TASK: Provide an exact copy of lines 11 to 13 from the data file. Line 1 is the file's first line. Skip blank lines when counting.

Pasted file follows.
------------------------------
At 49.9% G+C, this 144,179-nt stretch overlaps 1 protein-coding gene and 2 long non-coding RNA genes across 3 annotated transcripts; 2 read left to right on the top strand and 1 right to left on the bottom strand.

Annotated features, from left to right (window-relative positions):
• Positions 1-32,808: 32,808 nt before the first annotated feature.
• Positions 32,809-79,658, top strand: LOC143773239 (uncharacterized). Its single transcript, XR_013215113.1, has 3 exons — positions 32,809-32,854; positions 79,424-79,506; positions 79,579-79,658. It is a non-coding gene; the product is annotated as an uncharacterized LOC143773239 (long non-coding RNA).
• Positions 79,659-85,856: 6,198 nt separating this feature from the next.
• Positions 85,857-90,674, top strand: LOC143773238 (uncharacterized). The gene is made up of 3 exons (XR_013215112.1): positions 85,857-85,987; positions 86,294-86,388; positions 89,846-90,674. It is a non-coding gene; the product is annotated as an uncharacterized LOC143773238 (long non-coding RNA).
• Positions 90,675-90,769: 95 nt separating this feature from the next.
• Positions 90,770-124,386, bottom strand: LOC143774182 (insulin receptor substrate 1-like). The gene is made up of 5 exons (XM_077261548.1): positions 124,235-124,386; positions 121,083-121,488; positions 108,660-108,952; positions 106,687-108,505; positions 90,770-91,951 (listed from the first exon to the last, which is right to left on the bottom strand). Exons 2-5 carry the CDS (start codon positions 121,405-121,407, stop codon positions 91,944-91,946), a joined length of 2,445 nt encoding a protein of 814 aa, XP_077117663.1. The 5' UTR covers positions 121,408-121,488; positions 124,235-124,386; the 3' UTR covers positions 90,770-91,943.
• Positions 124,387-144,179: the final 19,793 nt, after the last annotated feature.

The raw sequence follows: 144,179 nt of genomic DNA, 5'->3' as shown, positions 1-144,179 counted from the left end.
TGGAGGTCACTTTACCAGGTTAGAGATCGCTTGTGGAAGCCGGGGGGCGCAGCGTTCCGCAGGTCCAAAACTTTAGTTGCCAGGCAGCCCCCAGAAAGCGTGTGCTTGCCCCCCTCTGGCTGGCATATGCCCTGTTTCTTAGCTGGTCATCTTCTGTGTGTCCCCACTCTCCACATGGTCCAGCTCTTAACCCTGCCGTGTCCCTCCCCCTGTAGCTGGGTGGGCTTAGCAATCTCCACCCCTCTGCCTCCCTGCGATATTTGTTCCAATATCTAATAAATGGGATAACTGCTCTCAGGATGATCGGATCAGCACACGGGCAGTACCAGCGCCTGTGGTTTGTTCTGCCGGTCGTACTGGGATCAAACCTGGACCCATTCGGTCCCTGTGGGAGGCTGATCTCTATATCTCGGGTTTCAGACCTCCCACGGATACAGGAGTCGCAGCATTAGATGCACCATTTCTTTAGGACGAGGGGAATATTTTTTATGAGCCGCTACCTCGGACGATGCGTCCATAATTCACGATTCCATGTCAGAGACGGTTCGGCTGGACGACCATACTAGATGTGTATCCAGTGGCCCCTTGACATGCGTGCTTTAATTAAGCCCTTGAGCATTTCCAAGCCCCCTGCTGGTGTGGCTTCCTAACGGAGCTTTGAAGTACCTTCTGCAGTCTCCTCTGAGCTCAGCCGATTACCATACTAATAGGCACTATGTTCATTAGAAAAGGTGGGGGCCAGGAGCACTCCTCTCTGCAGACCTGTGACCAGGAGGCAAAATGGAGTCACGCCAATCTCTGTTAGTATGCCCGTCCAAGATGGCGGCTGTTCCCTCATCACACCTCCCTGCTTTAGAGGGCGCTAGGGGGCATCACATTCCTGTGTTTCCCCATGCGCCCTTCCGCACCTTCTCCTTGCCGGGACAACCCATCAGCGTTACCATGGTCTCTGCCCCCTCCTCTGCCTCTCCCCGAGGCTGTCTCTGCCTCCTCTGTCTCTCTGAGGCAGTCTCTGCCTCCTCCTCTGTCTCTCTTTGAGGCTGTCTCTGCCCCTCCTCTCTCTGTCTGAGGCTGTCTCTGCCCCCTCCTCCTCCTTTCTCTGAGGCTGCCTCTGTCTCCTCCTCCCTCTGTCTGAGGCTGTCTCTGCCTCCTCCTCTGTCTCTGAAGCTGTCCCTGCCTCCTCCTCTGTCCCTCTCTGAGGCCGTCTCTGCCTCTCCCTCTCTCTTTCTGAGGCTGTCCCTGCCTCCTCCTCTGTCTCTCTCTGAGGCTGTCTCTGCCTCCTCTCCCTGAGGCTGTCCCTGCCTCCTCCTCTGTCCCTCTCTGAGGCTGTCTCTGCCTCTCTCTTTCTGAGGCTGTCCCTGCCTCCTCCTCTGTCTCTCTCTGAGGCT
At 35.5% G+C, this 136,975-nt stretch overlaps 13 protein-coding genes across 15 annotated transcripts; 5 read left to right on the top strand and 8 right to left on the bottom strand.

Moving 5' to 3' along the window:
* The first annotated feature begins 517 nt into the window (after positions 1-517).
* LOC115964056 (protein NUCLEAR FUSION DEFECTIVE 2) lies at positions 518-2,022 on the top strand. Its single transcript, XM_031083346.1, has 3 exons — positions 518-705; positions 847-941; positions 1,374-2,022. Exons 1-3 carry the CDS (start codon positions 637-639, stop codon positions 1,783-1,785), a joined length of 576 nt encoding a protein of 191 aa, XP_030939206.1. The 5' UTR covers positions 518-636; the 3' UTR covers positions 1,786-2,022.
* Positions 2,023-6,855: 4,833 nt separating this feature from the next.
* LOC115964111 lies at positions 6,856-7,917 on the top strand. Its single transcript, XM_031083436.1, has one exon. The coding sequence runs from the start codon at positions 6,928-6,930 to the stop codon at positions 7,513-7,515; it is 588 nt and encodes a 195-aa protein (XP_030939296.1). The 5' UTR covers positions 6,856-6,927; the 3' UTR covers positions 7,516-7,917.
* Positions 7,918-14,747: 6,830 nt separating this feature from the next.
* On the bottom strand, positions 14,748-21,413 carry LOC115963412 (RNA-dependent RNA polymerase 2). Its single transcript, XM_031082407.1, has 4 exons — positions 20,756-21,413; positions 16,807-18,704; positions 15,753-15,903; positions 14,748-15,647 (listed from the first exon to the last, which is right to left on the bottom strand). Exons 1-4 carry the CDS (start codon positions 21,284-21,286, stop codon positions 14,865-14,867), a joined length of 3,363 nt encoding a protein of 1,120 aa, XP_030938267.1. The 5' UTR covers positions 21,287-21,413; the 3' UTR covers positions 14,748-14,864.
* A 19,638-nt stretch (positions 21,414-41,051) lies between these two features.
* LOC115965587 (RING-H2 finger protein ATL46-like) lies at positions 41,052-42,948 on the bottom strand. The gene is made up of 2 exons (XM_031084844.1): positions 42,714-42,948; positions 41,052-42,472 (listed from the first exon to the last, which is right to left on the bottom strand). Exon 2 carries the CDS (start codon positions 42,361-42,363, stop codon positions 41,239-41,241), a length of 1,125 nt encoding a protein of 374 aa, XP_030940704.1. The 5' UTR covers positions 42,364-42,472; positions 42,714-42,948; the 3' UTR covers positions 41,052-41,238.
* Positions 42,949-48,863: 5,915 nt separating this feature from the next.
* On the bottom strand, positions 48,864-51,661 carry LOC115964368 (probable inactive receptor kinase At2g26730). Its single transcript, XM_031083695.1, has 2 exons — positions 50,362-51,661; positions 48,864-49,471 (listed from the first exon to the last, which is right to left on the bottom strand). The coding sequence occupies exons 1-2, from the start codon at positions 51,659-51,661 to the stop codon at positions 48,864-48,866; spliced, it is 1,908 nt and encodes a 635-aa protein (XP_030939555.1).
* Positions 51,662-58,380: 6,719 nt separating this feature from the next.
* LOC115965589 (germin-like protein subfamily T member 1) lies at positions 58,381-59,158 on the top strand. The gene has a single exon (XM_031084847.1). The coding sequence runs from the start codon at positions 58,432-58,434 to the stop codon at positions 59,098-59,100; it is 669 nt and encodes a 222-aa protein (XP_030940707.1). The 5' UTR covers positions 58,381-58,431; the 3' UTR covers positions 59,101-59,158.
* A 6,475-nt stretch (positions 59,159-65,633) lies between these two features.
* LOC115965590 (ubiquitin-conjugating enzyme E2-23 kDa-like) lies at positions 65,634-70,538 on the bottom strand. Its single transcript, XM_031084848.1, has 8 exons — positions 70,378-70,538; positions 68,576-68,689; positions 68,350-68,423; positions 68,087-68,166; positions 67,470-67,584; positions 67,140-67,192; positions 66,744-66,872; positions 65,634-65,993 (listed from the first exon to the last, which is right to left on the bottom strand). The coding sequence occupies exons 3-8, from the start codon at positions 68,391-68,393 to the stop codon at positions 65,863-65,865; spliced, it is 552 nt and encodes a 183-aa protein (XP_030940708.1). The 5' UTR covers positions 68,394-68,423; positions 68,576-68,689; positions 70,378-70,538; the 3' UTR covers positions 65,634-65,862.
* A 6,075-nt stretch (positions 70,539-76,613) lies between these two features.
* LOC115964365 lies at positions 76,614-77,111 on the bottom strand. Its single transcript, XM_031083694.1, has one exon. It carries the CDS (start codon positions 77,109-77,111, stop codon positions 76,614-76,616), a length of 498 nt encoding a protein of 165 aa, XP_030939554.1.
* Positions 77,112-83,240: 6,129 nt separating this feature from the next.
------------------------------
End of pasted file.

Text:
TGGAGGTCACTTTACCAGGTTAGAGATCGCTTGTGGAAGCCGGGGGGCGCAGCGTTCCGCAGGTCCAAAACTTTAGTTGCCAGGCAGCCCCCAGAAAGCGTGTGCTTGCCCCCCTCTGGCTGGCATATGCCCTGTTTCTTAGCTGGTCATCTTCTGTGTGTCCCCACTCTCCACATGGTCCAGCTCTTAACCCTGCCGTGTCCCTCCCCCTGTAGCTGGGTGGGCTTAGCAATCTCCACCCCTCTGCCTCCCTGCGATATTTGTTCCAATATCTAATAAATGGGATAACTGCTCTCAGGATGATCGGATCAGCACACGGGCAGTACCAGCGCCTGTGGTTTGTTCTGCCGGTCGTACTGGGATCAAACCTGGACCCATTCGGTCCCTGTGGGAGGCTGATCTCTATATCTCGGGTTTCAGACCTCCCACGGATACAGGAGTCGCAGCATTAGATGCACCATTTCTTTAGGACGAGGGGAATATTTTTTATGAGCCGCTACCTCGGACGATGCGTCCATAATTCACGATTCCATGTCAGAGACGGTTCGGCTGGACGACCATACTAGATGTGTATCCAGTGGCCCCTTGACATGCGTGCTTTAATTAAGCCCTTGAGCATTTCCAAGCCCCCTGCTGGTGTGGCTTCCTAACGGAGCTTTGAAGTACCTTCTGCAGTCTCCTCTGAGCTCAGCCGATTACCATACTAATAGGCACTATGTTCATTAGAAAAGGTGGGGGCCAGGAGCACTCCTCTCTGCAGACCTGTGACCAGGAGGCAAAATGGAGTCACGCCAATCTCTGTTAGTATGCCCGTCCAAGATGGCGGCTGTTCCCTCATCACACCTCCCTGCTTTAGAGGGCGCTAGGGGGCATCACATTCCTGTGTTTCCCCATGCGCCCTTCCGCACCTTCTCCTTGCCGGGACAACCCATCAGCGTTACCATGGTCTCTGCCCCCTCCTCTGCCTCTCCCCGAGGCTGTCTCTGCCTCCTCTGTCTCTCTGAGGCAGTCTCTGCCTCCTCCTCTGTCTCTCTTTGAGGCTGTCTCTGCCCCTCCTCTCTCTGTCTGAGGCTGTCTCTGCCCCCTCCTCCTCCTTTCTCTGAGGCTGCCTCTGTCTCCTCCTCCCTCTGTCTGAGGCTGTCTCTGCCTCCTCCTCTGTCTCTGAAGCTGTCCCTGCCTCCTCCTCTGTCCCTCTCTGAGGCCGTCTCTGCCTCTCCCTCTCTCTTTCTGAGGCTGTCCCTGCCTCCTCCTCTGTCTCTCTCTGAGGCTGTCTCTGCCTCCTCTCCCTGAGGCTGTCCCTGCCTCCTCCTCTGTCCCTCTCTGAGGCTGTCTCTGCCTCTCTCTTTCTGAGGCTGTCCCTGCCTCCTCCTCTGTCTCTCTCTGAGGCT
At 35.5% G+C, this 136,975-nt stretch overlaps 13 protein-coding genes across 15 annotated transcripts; 5 read left to right on the top strand and 8 right to left on the bottom strand.

Moving 5' to 3' along the window: